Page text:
8. 8. Recent Empirical Work contd. <ul><li>Wermers (1999; JoF) </li></ul><ul><ul><li>Sample period: 1975 to 1994 </li></ul></ul><ul><ul><li>Average level of fund herding is similar to LSV results </li></ul></ul><ul><ul><li>More herds among growth- than income-oriented funds </li></ul></ul><ul><ul><li>Similar herding on the buy- and sell-sides, except </li></ul></ul><ul><ul><ul><li>Stronger herding in small stocks, especially on the sell-side </li></ul></ul></ul><ul><ul><ul><li>Stronger herding in high (or low) past-return stocks </li></ul></ul></ul><ul><ul><li>Herding is followed by a permanent price adjustment </li></ul></ul><ul><ul><li>Biggest price adjustment in small stocks and during first 10 years (1975-1984). </li></ul></ul>
  9. 9. Empirically Measured Herding <ul><li>“ Trading together” is labeled “herding,” although it may be due to: </li></ul><ul><ul><li>Exogenous changes in # shares </li></ul></ul><ul><ul><ul><li>Controlled for </li></ul></ul></ul><ul><ul><li>Random occurrences </li></ul></ul><ul><ul><ul><li>Herding measure adjusts for this </li></ul></ul></ul><ul><ul><li>Herding on same information </li></ul></ul><ul><ul><ul><li>“Rational” </li></ul></ul></ul><ul><ul><li>Pure mimicry </li></ul></ul><ul><ul><ul><li>“Irrational </li></ul></ul></ul>
  10. 10. Data <ul><li>Quarterly portfolio holdings for all domestic-equity mutual funds between 1994 and 2003. </li></ul><ul><ul><li>does not allow us to capture intra-quarter round-trip trades. </li></ul></ul><ul><li>Thomson Financial (Available via WRDS). </li></ul><ul><li>Matched with </li></ul><ul><ul><li>CRSP mutual fund returns and stock prices and returns. </li></ul></ul><ul><ul><li>I/B/E/S analyst stock recommendations </li></ul></ul>
  11. 11. Sample Selection <ul><li>Include only actively managed domestic funds, i.e., exclude index, international, bond, metals funds. </li></ul><ul><li>New issues excluded for one year; delisted stocks excluded for prior year. </li></ul><ul><li>Stock splits and other share adjustments “reversed” from end-of-quarter holdings and share prices. </li></ul><ul><li>Each stock must be: </li></ul><ul><ul><li>traded by at least 5 funds. </li></ul></ul><ul><ul><li>covered by at least 2 analysts. </li></ul></ul>
  12. 12. Measuring Herding <ul><li>LSV (1992) herding measure: </li></ul><ul><li> the proportion of funds trading stock i during quarter t that are buyers. </li></ul><ul><li>E | p i,t - E [ p i,t ]| = adjustment factor for random variation </li></ul><ul><li>Herding by a subgroup of funds is studied by limiting the herding measure calculation to that subgroup. </li></ul><ul><li>Herding in a subset of stock-quarters is studied by averaging the measure over only that subset. </li></ul>
  13. 13. Limitations of the Measure <ul><li>“A trade is a trade,” no matter how big. </li></ul><ul><li>A proxy must be chosen for </li></ul><ul><ul><li>we choose a cross-sectional average, but another approach would be a time-series average. </li></ul></ul>
  14. 14. Conditional Herding Measures <ul><li>Buy- and sell-herding measures: </li></ul><ul><li>is recomputed conditionally for each of these measures </li></ul>
  15. 15. Measuring Consensus Analyst Recommendation Changes <ul><ul><li> </li></ul></ul><ul><ul><li> = mean analyst recommendation (1 through 5) at the end of quarter t – i ( i = 1,2) </li></ul></ul><ul><ul><li>measured in quarter t – 1 to mitigate possible spurious relations between herding and analyst revisions. </li></ul></ul><ul><ul><li>Recommendations are brought forward a maximum of 180 days. </li></ul></ul><ul><ul><li>If no recommendation update, CHGREC = 0 </li></ul></ul><ul><ul><ul><li>No recommendation change is treated as informative </li></ul></ul></ul><ul><ul><li>We use only the most recent recommendation issued by an analyst during a quarter. </li></ul></ul>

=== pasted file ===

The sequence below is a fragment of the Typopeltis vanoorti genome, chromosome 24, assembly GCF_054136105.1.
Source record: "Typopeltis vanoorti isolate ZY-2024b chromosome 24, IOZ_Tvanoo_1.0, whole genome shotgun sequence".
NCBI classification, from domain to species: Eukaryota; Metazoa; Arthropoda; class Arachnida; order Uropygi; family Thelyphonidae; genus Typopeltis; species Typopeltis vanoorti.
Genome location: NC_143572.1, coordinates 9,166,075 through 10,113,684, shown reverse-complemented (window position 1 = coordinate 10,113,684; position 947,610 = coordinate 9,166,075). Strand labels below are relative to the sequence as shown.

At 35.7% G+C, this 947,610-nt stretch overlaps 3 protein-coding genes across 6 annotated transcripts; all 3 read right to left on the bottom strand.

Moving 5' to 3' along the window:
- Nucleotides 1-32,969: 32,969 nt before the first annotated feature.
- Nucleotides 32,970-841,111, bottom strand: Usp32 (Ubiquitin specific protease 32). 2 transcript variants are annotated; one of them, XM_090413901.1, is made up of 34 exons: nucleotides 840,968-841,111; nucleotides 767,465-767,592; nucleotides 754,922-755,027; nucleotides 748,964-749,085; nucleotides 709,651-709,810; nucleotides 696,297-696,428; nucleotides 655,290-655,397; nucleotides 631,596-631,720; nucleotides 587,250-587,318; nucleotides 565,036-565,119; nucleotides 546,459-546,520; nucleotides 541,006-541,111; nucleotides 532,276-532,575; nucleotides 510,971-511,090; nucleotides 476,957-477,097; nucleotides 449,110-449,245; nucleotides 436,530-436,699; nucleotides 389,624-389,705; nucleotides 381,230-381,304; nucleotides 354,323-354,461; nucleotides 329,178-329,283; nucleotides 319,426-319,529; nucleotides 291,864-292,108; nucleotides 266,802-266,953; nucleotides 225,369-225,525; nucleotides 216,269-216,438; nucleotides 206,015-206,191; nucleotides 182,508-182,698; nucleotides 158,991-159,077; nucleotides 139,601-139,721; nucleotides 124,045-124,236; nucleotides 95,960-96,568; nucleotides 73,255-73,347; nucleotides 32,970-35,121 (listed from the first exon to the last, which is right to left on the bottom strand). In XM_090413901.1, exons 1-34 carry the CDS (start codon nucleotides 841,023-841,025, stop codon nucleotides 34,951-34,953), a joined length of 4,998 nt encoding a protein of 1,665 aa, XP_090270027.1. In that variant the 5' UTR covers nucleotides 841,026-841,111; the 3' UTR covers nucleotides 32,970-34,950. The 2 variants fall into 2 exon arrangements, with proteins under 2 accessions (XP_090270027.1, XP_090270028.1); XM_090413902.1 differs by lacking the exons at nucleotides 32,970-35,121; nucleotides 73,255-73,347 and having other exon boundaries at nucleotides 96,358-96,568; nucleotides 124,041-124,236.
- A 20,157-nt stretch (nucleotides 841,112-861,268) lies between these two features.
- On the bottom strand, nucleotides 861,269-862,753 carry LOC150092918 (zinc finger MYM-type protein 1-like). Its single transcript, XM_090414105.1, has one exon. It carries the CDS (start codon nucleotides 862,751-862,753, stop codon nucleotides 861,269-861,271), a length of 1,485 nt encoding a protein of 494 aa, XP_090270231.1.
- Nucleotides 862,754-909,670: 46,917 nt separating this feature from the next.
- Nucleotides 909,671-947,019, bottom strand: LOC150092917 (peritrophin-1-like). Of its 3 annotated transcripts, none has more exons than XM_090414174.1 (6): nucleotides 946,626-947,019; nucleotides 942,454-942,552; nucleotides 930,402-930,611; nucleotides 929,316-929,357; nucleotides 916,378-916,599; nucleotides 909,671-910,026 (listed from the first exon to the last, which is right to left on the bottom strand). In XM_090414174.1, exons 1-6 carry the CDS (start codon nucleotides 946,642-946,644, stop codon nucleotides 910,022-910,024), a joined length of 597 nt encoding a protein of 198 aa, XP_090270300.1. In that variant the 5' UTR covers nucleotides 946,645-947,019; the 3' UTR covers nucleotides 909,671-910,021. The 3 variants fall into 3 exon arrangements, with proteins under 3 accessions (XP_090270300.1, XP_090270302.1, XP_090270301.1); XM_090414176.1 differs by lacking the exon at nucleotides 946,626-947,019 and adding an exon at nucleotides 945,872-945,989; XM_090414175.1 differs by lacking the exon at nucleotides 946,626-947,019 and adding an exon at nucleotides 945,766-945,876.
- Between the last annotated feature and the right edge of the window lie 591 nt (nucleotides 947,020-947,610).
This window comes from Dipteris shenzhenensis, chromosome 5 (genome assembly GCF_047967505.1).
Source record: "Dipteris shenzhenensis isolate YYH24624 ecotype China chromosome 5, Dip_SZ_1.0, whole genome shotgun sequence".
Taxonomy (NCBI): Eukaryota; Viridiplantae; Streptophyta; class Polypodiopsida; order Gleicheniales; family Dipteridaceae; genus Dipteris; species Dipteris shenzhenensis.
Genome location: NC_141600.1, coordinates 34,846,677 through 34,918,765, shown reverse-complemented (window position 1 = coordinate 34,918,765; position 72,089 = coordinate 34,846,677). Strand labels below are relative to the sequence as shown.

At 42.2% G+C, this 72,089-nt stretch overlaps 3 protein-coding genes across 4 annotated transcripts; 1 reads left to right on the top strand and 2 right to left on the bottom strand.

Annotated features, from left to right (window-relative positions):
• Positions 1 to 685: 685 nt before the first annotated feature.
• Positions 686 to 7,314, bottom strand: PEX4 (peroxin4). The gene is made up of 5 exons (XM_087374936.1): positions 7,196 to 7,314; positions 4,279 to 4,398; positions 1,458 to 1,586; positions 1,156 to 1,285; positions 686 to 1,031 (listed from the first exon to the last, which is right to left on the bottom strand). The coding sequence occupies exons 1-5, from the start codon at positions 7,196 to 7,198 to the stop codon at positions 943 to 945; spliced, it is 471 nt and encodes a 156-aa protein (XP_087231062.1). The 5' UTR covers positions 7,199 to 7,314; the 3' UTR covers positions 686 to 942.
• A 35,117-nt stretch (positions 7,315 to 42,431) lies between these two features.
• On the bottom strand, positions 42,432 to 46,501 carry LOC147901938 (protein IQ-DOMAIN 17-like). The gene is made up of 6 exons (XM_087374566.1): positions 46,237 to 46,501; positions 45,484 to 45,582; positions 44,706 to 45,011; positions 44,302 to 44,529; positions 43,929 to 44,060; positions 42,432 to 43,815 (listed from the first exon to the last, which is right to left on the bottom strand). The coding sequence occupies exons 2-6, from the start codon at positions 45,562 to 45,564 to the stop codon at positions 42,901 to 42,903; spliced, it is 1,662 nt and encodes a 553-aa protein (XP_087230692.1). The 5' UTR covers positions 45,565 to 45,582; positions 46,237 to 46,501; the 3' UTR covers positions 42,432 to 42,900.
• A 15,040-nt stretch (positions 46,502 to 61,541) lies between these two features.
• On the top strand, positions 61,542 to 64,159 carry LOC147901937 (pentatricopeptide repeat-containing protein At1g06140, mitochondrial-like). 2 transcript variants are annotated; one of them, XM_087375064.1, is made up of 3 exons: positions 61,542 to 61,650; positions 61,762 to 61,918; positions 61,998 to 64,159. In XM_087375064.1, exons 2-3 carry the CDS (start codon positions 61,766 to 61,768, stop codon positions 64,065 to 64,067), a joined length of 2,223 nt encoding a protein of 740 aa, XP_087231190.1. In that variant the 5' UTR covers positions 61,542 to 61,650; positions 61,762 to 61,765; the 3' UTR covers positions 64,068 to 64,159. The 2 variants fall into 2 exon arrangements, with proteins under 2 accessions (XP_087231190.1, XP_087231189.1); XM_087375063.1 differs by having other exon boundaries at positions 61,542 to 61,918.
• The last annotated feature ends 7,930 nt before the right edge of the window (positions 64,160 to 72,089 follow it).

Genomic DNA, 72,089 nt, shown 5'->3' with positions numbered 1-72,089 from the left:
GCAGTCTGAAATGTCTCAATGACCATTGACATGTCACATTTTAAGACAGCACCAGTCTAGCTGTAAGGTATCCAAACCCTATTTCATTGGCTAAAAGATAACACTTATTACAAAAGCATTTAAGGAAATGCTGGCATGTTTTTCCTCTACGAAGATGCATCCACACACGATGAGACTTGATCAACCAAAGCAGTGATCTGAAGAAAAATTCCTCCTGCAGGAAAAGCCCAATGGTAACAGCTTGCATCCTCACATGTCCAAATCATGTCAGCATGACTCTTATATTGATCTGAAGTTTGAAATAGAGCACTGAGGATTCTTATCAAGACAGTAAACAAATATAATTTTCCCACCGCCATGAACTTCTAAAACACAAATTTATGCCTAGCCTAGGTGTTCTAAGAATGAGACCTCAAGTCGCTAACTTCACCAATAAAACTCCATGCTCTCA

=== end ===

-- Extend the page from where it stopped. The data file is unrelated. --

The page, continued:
16. 16. Summary Statistics (Table I)
  17. 17. Summary Statistics (Table II)
  18. 18. Buy- and Sell-Herd Measures (Table III)
  19. 19. Buy- and Sell-Herd Measures (Table III contd.)
  20. 20. Multivariate Tests <ul><li>Controls: </li></ul><ul><ul><li>ULEVEL ( DLEVEL ) = “1” for stocks with consecutive strong buy (strong sell) recommendations. </li></ul></ul><ul><ul><li>LAGBUY ( LAGSELL ) = “1” if stock is classified as a buy- (sell-) herd stock in quarter t – 1. </li></ul></ul><ul><ul><li>ADD ( DROP ) = “1” if stock added (dropped) from S&P 500 index. </li></ul></ul><ul><ul><li>RET = prior-quarter stock return. </li></ul></ul><ul><ul><li>SIZE = log of market capitalization. </li></ul></ul><ul><ul><li>BM = log of book-to-market ratio. </li></ul></ul><ul><ul><li>DISP = std. dev. of quarter t – 1 analyst earnings forecasts (scaled by end-of-quarter price). </li></ul></ul><ul><ul><li>STD = std. dev. of daily stock returns during quarter t – 1. </li></ul></ul><ul><ul><li>TURN = average daily trading volume divided by shares outstanding during quarter t – 1. </li></ul></ul>
  21. 21. Multivariate Tests (Table IV)
  22. 22. Herding and DGTW Returns (Table V)
  23. 23. DGTW Returns, Sorted by Recommendation Revisions (Table VI)
  24. 25. Alternative Herding Measure: Dollar Trade Imbalances (Table VII) <ul><li>Average quarterly price is used to compute $ buys and $ sells. </li></ul><ul><li>Dollar-weighted, rather than # of funds weighted. </li></ul><ul><li>Weaker relation between dollar trades and past returns. </li></ul><ul><ul><li>Future return reversals are similar to those for the LSV herding measure. </li></ul></ul>
  25. 26. Winner vs. Loser Funds <ul><ul><li>Do losing funds herd more? </li></ul></ul><ul><ul><li>Funds are classified based on their past-year Carhart four-factor alpha </li></ul></ul><ul><ul><li>Above-mean alpha are “winner funds”; below-mean are “loser funds.” </li></ul></ul><ul><ul><li>Then, look at DGTW returns to herding within each subgroup of funds. </li></ul></ul>
  26. 27. Winner Funds (Panel A: Table VIII)
  27. 28. Loser Funds (Panel B: Table VIII)
  28. 29. Robustness Tests <ul><li>1. We control for other investment signals to make sure that herding is driven by analyst revisions (Table IX) </li></ul><ul><ul><li>Result: relation between herding and past analyst revisions becomes even stronger! </li></ul></ul><ul><li>2. We substitute analyst earnings forecast revisions for recommendation revisions (Tables X and XI) </li></ul><ul><ul><li>Result: similar to results using recommendation revisions. </li></ul></ul>
  29. 30. Conclusions <ul><li>Herding much higher during 1994 to 2003 period than during 1975 to 1994. </li></ul><ul><li>Strong reversals in abnormal returns, especially when herds follow analyst revisions. </li></ul><ul><li>Herding stronger on sell-side; reversals also stronger when sell-herds follow analyst downgrades (relative to buy-herds following upgrades) </li></ul><ul><li>Losing funds herd and trend-follow more than winning funds; seem to drive reversal. </li></ul><ul><li>Herds of funds overreact to public information signals; partly driven by reputational effects. </li></ul>